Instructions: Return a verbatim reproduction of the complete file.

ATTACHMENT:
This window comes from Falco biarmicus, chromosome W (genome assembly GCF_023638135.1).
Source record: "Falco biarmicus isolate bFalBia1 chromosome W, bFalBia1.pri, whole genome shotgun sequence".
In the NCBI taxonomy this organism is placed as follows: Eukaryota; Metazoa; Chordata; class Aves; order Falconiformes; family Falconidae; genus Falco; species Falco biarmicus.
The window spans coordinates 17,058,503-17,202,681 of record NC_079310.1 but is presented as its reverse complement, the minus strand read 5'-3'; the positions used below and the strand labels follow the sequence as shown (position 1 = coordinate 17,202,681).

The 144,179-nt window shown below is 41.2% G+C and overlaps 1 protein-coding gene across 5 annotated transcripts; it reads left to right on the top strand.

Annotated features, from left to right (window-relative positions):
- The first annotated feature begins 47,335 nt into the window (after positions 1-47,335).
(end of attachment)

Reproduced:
This window comes from Falco biarmicus, chromosome W (genome assembly GCF_023638135.1).
Source record: "Falco biarmicus isolate bFalBia1 chromosome W, bFalBia1.pri, whole genome shotgun sequence".
In the NCBI taxonomy this organism is placed as follows: Eukaryota; Metazoa; Chordata; class Aves; order Falconiformes; family Falconidae; genus Falco; species Falco biarmicus.
The window spans coordinates 17,058,503-17,202,681 of record NC_079310.1 but is presented as its reverse complement, the minus strand read 5'-3'; the positions used below and the strand labels follow the sequence as shown (position 1 = coordinate 17,202,681).

The 144,179-nt window shown below is 41.2% G+C and overlaps 1 protein-coding gene across 5 annotated transcripts; it reads left to right on the top strand.

Annotated features, from left to right (window-relative positions):
- The first annotated feature begins 47,335 nt into the window (after positions 1-47,335).